Personal Independence Payments

Oral Answers to Questions — Work and Pensions – in the House of Commons at 2:30 pm on 24 October 2011.

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Photo of Simon Hughes Simon Hughes Deputy Leader, Liberal Democrats 2:30, 24 October 2011

What recent discussions he has had with organisations representing disabled people about the face-to-face assessment process for personal independence payments.

Photo of Maria Miller Maria Miller The Parliamentary Under-Secretary of State for Work and Pensions

Officials and I have met a broad range of disability organisations in relation to our proposals for the personal independence payment. We have also set up a dedicated group specifically to involve disabled people and their organisations in the design and operation of the new PIP process.

Photo of Simon Hughes Simon Hughes Deputy Leader, Liberal Democrats

Two organisations representing blind people—Action for Blind People and Blind Aid—are based in my borough. One of the concerns that has come to the fore recently is that people who are registered blind, who are clearly blind and have been so for some time, should not have to present themselves to be checked when being assessed for their disability benefits. Can the Minister confirm that, where there is a clear, settled condition, there will be no need for people to be unsettled by having to prove again what is obvious to everyone?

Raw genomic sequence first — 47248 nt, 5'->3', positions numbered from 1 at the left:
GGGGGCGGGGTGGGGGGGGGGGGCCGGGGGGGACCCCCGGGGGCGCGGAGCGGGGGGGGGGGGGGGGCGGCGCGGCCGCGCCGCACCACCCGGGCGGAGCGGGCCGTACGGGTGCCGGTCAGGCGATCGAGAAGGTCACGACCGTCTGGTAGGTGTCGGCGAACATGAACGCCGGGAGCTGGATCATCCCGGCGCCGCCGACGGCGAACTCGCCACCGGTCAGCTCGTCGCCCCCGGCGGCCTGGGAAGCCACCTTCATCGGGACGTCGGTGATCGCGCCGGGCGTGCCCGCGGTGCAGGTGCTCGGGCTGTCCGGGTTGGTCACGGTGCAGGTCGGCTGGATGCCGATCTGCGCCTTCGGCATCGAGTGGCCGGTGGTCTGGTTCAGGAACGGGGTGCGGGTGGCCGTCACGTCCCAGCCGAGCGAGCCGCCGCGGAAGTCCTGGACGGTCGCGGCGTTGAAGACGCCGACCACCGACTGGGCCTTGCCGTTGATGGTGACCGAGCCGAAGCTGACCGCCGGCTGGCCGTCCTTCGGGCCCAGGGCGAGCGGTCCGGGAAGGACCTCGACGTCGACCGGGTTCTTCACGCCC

Photo of Maria Miller Maria Miller The Parliamentary Under-Secretary of State for Work and Pensions

Although face-to-face consultations will be an important part of the personal independence payment for most people, I have made it clear throughout all the debates that they might not be appropriate for everyone, especially when there is sufficient evidence on which to make an assessment. It is important, however, to treat everyone as an individual, because there is a coincidence of multiple disability for many individuals.